26. Estimates provided to the committee by NASA representatives suggest that a Mars sample return mission would likely cost $3 billion to $5 billion. Given the Mars Exploration Program’s current budget, a Mars sample return mission would likely require that NASA bank the resources of three to five Mars launch opportunities. Implementing such a strategy would have numerous scientific, technical, programmatic, political, and budgetary pitfalls. Some have argued that a sample return mission will cost far more than NASA’s current estimates, whereas others have argued that a simple “grab sample” can be acquired at far less cost. Commenting on the realism of these competing claims and the scientific usefulness of grab samples versus carefully selected samples is beyond the scope of this current study.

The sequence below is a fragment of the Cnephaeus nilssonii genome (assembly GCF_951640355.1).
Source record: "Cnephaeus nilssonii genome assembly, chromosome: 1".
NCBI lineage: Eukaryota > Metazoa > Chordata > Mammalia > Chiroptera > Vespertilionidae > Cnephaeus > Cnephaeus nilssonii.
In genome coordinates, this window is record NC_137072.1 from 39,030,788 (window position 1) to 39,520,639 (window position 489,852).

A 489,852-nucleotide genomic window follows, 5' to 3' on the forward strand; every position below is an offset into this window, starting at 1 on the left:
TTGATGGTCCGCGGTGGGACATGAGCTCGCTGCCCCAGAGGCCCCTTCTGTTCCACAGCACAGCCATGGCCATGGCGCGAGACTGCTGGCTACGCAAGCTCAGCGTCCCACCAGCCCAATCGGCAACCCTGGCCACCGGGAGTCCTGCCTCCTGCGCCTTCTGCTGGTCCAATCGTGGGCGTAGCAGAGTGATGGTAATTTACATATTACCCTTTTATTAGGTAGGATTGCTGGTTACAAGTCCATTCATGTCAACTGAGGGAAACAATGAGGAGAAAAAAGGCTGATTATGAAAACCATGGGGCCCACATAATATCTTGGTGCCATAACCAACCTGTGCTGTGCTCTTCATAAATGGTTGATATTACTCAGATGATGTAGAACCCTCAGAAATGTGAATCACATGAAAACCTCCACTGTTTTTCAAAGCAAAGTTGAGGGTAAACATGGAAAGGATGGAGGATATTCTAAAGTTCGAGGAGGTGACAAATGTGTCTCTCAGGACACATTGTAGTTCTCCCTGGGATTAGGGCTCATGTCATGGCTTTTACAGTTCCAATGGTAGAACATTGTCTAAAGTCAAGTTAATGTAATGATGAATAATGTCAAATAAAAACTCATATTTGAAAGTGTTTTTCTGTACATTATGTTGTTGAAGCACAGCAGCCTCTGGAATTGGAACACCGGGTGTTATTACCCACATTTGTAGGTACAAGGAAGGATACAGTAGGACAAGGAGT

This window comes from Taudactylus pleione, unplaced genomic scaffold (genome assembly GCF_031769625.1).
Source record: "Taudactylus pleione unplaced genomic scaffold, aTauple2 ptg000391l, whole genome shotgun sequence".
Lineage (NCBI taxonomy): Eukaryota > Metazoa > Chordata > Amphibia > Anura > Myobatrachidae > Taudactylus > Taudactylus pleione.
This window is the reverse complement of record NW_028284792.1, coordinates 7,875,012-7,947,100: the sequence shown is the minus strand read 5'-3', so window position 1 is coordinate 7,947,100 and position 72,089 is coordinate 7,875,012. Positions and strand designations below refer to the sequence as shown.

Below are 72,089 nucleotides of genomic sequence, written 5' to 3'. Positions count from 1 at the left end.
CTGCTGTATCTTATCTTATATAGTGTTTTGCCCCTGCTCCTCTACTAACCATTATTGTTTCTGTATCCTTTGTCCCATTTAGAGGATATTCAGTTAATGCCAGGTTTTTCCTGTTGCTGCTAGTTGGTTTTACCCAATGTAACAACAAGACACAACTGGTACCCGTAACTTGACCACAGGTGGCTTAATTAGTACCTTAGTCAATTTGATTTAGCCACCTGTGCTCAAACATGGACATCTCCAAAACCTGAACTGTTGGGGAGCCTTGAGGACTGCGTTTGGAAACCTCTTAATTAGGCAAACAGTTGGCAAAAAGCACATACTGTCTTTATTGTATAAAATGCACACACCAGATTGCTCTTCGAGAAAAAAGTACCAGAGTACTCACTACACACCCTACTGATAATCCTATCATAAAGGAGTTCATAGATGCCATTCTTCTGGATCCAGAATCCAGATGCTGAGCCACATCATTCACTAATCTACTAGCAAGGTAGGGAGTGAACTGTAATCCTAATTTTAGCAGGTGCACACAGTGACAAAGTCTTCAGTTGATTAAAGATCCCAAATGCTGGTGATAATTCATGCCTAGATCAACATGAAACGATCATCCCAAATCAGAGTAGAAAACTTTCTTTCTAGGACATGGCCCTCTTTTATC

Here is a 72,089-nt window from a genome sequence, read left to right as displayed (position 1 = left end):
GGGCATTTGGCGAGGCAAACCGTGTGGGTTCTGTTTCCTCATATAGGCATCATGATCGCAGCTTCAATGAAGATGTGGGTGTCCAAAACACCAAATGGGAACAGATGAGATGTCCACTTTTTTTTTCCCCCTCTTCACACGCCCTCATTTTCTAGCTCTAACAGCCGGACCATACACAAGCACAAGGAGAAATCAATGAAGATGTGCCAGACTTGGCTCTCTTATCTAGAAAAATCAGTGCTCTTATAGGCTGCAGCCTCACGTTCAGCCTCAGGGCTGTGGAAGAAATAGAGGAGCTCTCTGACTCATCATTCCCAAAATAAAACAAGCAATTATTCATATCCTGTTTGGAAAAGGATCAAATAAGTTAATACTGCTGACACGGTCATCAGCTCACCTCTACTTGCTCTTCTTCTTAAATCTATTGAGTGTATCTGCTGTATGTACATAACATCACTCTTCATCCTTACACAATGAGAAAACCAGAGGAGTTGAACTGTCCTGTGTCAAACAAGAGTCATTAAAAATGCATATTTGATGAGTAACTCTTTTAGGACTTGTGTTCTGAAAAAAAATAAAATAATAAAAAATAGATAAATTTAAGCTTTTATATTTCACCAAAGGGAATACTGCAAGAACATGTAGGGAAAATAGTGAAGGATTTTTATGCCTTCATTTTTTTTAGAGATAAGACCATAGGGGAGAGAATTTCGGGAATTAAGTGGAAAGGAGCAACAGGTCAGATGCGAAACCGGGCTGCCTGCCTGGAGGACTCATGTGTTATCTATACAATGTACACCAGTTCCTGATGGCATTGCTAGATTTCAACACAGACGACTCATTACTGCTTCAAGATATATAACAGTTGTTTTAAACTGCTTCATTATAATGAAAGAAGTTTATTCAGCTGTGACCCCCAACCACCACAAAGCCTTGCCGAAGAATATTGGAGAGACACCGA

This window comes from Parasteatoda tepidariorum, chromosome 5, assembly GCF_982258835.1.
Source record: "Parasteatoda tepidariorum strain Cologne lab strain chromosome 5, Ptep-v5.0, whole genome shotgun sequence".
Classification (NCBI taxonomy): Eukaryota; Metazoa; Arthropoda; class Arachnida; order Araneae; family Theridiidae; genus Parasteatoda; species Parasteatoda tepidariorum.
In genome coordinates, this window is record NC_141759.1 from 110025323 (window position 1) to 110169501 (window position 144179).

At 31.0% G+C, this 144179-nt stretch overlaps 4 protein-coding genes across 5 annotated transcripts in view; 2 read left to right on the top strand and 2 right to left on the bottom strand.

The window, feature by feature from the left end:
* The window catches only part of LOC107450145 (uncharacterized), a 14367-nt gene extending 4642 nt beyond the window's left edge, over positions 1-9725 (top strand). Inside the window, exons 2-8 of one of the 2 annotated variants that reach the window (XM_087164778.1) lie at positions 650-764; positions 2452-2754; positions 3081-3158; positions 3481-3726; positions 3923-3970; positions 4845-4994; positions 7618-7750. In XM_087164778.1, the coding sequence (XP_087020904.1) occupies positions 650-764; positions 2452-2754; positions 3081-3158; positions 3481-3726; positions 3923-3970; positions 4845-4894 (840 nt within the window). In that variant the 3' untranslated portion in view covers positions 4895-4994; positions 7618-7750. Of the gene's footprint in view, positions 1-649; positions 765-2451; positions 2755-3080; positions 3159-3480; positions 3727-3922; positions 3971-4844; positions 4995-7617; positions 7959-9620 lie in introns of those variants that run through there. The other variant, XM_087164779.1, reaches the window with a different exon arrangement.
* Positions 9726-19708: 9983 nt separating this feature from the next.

27. See, for example, NASA, The Vision for Space Exploration, National Aeronautics and Space Administration, Washington, D.C., 2004, inside front cover.
28. NASA, 2006 Strategic Plan, National Aeronautics and Space Administration, Washington, D.C., 2006.